Retaining Global IT Talent

Retaining Global IT Talent

Deepak Khazanchi (University of Nebraska at Omaha, USA) and Dawn M. Owens (University of Nebraska at Omaha, USA)
DOI: 10.4018/978-1-60960-535-3.ch012
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The general problem of employee retention and the ability of an organization to influence and change actual turnover behavior are of great concern to employers, consultants, and academicians alike. This has been especially true in the IT profession. The growing need for IT professionals, combined with a shrinking labor pool, has made recruitment and retention of IT talent a top priority in many organizations. Forward thinking companies are looking to find and retain qualified IT talent wherever in the world it is available at a reasonable price. This chapter presents research that provides nuggets of wisdom that can be used as best practices for retaining global IT talent.
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Information Technology (IT) staffing is a topic that has plagued organizations for many years due to the fluctuating needs for talented IT professionals. During the 1990s, there was a demand for IT staff to support Y2K and the dot com boom. The IT industry could not recruit IT professionals quickly enough. However, with the 2001 recession, the dot-com bust, and the end of Y2K, IT hiring slowed and downsizing/rightsizing became the norm (Luftman & Kempaiah, 2007). More than 100,000 Americans dropped out of the IT labor market between mid-2002 and late 2004 (Luftman & Kempaiah, 2007). In recent years, an improving economy, growing business confidence, application of IT to new domains like health and biosciences, and the emergence of exciting new technologies have again created a demand for IT professionals. Additional demand for IT professionals in the upcoming years is also likely due to the impending retirement of millions of baby boomers in the United States. According to the American Society of training and development (Gilburg, 2007), over the next two decades 76 million Americans will be retiring and only 46 million will be entering the workplace to replace them. For every two baby boomers who retire in the next decade there will only be one college graduate to take their place (op. cit.). In addition, the recent phenomenon of reverse emigration is resulting in skilled foreign IT professionals heading home to attain new opportunities as economies in their home countries are growing because of globalization and stronger economic growth (Bose, 2006). Finally, the downturn of the early 2000s coupled with the media-driven fear that IT jobs are going offshore, has caused a decline in computing enrollment in American universities. This has made it even harder for firms wanting to fill vacant positions (Luftman & Kempaiah, 2007).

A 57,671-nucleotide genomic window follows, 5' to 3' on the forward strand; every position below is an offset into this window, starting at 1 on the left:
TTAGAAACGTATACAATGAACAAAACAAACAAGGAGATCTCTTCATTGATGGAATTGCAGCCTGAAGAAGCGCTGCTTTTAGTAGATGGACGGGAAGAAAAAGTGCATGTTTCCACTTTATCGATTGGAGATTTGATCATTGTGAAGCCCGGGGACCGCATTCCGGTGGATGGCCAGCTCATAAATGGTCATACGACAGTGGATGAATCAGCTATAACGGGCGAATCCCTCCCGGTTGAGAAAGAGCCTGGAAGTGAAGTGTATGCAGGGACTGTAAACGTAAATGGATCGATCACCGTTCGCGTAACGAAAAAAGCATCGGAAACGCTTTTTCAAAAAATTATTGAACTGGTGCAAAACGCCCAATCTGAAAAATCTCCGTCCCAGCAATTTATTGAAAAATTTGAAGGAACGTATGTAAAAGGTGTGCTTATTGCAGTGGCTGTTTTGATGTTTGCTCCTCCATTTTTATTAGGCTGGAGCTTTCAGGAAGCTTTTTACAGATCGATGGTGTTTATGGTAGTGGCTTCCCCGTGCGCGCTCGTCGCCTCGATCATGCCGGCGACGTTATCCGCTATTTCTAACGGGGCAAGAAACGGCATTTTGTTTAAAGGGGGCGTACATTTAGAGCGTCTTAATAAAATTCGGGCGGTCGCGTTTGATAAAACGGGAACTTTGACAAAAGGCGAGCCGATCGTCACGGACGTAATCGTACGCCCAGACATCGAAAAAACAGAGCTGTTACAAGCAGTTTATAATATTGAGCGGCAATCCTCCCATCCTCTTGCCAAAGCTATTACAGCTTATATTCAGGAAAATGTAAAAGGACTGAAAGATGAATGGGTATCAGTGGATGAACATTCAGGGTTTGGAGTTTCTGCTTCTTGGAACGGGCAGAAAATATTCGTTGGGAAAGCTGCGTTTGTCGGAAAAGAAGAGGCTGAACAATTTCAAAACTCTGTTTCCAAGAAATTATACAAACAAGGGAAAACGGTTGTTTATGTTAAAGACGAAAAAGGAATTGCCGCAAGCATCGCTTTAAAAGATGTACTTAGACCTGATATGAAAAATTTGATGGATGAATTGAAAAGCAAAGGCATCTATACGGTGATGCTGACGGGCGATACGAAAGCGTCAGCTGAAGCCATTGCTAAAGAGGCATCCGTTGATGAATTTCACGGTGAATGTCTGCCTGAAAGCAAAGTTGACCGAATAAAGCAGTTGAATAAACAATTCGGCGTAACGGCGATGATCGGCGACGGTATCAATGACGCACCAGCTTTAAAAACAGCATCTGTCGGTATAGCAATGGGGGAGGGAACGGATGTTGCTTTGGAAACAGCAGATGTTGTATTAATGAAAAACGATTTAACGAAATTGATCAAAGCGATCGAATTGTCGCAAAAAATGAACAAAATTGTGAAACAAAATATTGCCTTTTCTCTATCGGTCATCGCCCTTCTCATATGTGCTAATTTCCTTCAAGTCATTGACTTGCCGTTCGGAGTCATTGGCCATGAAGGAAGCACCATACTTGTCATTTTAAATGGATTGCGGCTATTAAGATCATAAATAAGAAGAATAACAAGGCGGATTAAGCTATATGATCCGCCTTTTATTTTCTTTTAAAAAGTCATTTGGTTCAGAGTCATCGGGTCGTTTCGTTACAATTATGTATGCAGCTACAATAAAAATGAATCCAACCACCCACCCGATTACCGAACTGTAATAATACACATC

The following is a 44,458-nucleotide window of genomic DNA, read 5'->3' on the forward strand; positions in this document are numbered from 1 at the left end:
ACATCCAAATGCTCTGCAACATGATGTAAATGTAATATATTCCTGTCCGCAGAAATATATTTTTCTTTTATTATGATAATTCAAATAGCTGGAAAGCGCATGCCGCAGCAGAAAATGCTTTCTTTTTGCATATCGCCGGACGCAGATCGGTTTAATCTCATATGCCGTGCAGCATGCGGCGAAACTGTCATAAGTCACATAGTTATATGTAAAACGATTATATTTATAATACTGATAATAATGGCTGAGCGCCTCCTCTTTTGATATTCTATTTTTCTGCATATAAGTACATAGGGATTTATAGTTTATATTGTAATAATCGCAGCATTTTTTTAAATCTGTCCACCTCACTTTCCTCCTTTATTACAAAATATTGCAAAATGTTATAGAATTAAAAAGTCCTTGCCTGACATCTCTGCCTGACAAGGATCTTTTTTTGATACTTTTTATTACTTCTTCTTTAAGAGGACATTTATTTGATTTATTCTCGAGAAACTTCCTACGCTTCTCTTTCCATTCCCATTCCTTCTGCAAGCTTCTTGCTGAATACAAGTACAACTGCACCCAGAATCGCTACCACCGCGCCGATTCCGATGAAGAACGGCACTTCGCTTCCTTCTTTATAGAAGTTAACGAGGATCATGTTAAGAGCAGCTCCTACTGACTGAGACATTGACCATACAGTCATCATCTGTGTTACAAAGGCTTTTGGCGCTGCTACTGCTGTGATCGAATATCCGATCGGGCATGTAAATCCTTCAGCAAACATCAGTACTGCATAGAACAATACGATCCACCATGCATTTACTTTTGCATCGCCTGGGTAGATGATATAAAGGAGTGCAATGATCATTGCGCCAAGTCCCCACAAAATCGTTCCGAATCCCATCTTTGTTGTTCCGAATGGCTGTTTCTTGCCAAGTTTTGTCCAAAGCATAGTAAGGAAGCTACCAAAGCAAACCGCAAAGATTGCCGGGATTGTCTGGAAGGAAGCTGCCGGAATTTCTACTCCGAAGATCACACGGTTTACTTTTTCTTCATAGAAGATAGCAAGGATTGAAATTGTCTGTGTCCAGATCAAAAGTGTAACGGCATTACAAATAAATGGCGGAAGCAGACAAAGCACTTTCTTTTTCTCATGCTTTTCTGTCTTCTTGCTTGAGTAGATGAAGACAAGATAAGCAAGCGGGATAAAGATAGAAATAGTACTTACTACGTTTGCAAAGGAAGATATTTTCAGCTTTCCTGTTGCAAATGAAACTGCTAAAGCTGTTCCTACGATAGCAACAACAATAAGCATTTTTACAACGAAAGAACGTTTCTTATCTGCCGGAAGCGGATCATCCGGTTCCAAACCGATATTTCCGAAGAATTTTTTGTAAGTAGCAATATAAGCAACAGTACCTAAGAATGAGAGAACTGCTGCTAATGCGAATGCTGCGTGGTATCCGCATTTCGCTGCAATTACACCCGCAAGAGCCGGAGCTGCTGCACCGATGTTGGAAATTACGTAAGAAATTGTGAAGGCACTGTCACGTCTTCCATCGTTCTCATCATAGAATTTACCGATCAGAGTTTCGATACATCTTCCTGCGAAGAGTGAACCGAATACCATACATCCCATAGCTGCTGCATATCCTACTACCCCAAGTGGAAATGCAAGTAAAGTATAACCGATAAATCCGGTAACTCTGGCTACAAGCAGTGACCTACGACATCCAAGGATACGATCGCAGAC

Given the pace of change in information technology and businesses, the globalization of organizations, low university enrollments in IT majors, and the impending baby boomer retirement, many believe that there could be an even greater shortage of IT talent in the near future. According to the Bureau of Labor Statistics (USBL, 2005), one out of four new jobs between 2006 and 2012 will be IT related. The U.S. is projected to have a shortage of more than 6 million IT jobs by 2015 (Luftman & Kempaiah, 2007). With the potential for a shortage of IT employees, executives are paying closer attention to their existing IT employees’ with the goal of finding ways to reduce turnover. Executives fully realize the importance of retaining talented IT professionals and the enormous cost of employee turnover. Attracting, developing and retaining IT professionals continue to be top-ranked issues for IT executives (e.g. Bernthal and Wellins, 2001; McLean & Luftman, 2004; Luftman, 2005; Luftman et al., 2006; Luftman & Kempaiah 2008; Luftman et al., 2009).

The problem of unfilled positions is aggravated by the difficulty of retaining good IT employees (Bartol & Martin, 1982; Bartol, 1983). Retaining personnel, especially good IT professionals, is an onerous task requiring substantial effort and investment on the part of the organization at many levels.

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